Tight side-channel security bounds on hardware cryptographic engines

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  • Speakers: Julien Béguinot (Télécom Paris), Wei Cheng (Secure-IC, Télécom Paris), Sylvain Guilley (Secure-IC) and Olivier Rioul (Télécom Paris)
  • email: Sylvain GUILLEY <sylvain.guilley@secure-ic.com>, Julien Béguinot <julien.beguinot@telecom-paris.fr>, Olivier Rioul <olivier.rioul@telecom-paris.fr>, Wei Cheng <wei.cheng@telecom-paris.fr>,



In this presentation, we provide an illustration why open-source is paramount in secure hardware systems. Namely, we will pedagogically recall that "random masking" is currently the most effective hardware countermeasure against side-channel attacks. Now, such protection cannot be considered sound unless its implementation can be checked in terms of correctness.

We start by exhibiting several open implementations of cryptographic algorithms leveraging the random masking countermeasure at several orders. Also, we claim that trustworthy hardware should be based on (easy verifiable) mathematically proven security.

Now, the state of the art is paradoxical in this respect. On the one hand, it is often considered that security against side-channel attacks increases exponentially with the masking order. On the other hand, the circuit size grows quadratically with the masking order for "ISW-like" implementations. There exist some attempts to reduce this overhead with the so-called quasi-linear implementations. Those are compositional, meaning that they can be built bottom-up, from gadgets. In this respect, they are amenable to being generated by open-source / free "high-level synthesis" tools.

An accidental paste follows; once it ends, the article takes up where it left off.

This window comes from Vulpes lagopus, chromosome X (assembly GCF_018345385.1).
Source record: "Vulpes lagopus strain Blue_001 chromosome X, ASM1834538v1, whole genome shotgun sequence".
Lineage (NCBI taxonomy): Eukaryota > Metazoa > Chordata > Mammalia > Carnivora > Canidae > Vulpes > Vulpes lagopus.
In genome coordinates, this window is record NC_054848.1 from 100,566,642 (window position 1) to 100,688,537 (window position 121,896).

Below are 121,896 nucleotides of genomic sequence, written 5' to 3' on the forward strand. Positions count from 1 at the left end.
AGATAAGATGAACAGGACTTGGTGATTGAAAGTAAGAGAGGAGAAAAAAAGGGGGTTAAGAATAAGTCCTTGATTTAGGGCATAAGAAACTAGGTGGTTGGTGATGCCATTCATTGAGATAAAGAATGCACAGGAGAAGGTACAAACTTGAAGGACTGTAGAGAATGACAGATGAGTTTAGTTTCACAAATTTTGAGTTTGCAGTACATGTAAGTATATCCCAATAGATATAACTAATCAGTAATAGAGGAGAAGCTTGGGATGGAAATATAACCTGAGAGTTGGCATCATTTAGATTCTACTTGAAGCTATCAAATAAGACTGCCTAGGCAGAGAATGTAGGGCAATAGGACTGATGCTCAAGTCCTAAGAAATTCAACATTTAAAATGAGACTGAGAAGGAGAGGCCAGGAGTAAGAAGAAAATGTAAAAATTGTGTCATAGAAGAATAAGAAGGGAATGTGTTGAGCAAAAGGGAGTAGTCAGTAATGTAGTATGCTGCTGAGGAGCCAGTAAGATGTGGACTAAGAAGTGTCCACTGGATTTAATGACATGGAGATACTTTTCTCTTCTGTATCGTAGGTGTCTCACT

We deliver two main take away points to guide open implementations of masking schemes.

  1. The first point is that there exists a finite optimal masking order with respect to the security proofs. Thus increasing the masking order indefinitely may actually be detrimental to security.
  2. The second point is that quasi-linear implementations lead to better security guarantees. This shows that developing such innovative countermeasures is of interest for both efficiency _and_ security.


Julien Béguinot, Wei Cheng, Sylvain Guilley and Olivier Rioul. Formal Security Proofs via Doeblin Coefficients: Optimal Side-channel Factorization from Noisy Leakage to Random Probing.

Loïc Masure and Francois-Xavier Standaert. Prouff and Rivain’s Formal Security Proof of Masking, Revisited.

Thomas Prest, Dahmun Goudarzi, Ange Martinelli and Alain Passelègue. Unifying Leakage Models on a Rényi Day.

Alexandre Duc, Stefan Dziembowski and Sebastian Faust. Unifying Leakage Models: From Probing Attacks to Noisy Leakage.


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